The realities of chronic pain among U.S. veterans are sobering. The Department of Veterans Affairs can’t actually estimate exactly how many soldiers have chronic pain, since the military mentality of keeping quiet about pain, along with other combat-related side effects, has made it difficult for veterans to admit to their pain.

While there’s no given number, it’s estimated that millions of U.S. veterans are dealing with chronic pain on a day-to-day basis. 

Of those veterans registered with the Department of Veterans Affairs for healthcare, more than half of them experience chronic pain at or above a four on a scale of one to ten. Support groups like Veterans in Pain and Make the Connection have sprung up to help this silent majority.

An initiative launched in 2012, Operation OpioidSafe in Fort Bragg, focuses on the reality of opioid overuse among the veteran population and tries to rescue them from the effects of unhealthy rates of opioid use for pain-related injuries.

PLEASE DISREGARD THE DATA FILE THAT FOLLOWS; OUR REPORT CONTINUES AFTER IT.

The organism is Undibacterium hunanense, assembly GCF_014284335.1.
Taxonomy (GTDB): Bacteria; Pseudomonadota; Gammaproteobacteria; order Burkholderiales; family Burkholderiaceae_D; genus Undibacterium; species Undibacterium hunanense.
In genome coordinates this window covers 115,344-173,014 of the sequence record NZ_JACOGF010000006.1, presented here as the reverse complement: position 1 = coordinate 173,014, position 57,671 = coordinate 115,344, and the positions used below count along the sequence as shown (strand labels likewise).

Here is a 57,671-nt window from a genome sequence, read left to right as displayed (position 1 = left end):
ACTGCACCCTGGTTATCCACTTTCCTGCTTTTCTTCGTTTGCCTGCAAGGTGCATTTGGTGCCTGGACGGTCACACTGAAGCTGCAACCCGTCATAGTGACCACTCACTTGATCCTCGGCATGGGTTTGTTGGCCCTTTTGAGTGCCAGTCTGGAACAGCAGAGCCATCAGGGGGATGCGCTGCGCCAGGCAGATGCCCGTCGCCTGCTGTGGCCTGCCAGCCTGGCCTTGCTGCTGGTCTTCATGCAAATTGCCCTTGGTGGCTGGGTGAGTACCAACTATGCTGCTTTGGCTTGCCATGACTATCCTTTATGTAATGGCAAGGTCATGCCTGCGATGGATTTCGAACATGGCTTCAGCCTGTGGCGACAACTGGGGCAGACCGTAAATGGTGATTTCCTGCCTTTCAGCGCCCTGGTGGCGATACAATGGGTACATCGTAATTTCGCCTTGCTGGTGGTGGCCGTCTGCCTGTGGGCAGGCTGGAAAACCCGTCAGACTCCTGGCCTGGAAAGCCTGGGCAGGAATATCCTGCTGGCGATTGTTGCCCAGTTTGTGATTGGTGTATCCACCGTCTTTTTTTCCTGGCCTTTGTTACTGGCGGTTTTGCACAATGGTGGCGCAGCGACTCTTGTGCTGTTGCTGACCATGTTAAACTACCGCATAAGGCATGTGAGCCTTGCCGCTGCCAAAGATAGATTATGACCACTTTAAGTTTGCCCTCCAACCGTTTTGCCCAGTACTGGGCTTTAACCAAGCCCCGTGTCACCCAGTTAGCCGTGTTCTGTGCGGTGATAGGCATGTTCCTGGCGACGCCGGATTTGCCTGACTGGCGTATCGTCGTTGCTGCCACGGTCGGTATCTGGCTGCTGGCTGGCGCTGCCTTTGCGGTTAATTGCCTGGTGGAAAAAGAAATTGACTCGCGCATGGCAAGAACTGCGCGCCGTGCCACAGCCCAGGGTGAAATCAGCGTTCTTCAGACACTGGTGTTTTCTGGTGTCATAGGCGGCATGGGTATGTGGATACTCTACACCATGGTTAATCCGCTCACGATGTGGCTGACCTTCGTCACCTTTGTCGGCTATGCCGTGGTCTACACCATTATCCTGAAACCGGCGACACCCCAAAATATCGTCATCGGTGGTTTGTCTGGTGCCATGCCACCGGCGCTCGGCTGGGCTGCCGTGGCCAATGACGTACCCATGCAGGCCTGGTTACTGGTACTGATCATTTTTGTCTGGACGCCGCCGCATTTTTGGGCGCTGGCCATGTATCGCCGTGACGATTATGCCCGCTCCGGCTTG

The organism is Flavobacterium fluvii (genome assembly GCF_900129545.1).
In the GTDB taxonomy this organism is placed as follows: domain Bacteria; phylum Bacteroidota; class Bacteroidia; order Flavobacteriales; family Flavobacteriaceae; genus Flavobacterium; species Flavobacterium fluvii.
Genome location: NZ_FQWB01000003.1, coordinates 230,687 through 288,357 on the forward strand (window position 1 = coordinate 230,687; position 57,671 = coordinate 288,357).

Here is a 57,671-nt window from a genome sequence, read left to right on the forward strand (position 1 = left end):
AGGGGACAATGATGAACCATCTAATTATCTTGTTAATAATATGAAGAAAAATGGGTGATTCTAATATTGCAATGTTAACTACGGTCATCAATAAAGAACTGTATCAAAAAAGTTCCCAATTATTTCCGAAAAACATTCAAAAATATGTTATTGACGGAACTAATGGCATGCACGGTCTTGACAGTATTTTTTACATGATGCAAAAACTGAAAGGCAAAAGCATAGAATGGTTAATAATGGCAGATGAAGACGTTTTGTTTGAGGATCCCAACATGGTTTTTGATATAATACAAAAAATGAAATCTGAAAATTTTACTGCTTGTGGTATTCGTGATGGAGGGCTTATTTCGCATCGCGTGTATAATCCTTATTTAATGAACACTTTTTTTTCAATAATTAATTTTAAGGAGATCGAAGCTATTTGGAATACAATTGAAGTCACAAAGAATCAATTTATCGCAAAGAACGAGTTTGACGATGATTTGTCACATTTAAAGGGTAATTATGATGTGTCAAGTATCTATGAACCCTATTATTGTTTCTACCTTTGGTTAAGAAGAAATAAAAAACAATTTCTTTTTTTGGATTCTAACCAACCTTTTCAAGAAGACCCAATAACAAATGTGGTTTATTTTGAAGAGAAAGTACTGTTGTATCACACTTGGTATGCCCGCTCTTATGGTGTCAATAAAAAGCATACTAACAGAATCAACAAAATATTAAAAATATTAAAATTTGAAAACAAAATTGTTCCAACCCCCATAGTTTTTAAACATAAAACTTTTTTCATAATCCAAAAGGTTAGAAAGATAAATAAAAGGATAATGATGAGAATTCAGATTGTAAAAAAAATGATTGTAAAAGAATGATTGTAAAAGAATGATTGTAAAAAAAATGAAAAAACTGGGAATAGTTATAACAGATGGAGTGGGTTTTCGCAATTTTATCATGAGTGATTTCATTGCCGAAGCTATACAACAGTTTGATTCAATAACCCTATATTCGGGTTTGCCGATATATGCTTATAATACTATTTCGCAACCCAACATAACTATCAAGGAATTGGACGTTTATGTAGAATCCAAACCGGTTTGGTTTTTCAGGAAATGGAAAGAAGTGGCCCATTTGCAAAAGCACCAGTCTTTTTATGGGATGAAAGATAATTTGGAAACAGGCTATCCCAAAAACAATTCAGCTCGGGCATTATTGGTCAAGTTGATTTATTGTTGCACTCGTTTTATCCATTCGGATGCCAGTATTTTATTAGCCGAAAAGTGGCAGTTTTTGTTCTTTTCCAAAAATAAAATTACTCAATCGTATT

With this program, the United States Army attempts to treat pain and injuries with non-pharmaceutical options, such as spinal cord stimulation and neuromodulation.

The program is also balanced by education–instead of focusing only on opioid therapy, it also highlights other treatment options and shares stories from other soldiers in pain. A video compiled by Operation OpioidSafe organizers gets soldiers in front of the camera to talk about how pain and opioid therapy have affected their overall quality of life.

The video is available for anybody to view here and acts as a sobering reminder of the costs of the U.S.’s reliance on opioid therapies. 

We want to hear from you. What have been your experiences with opioid painkillers? How did they affect you? Do you still continue to use them?

Image by U.S. Army via Flickr 

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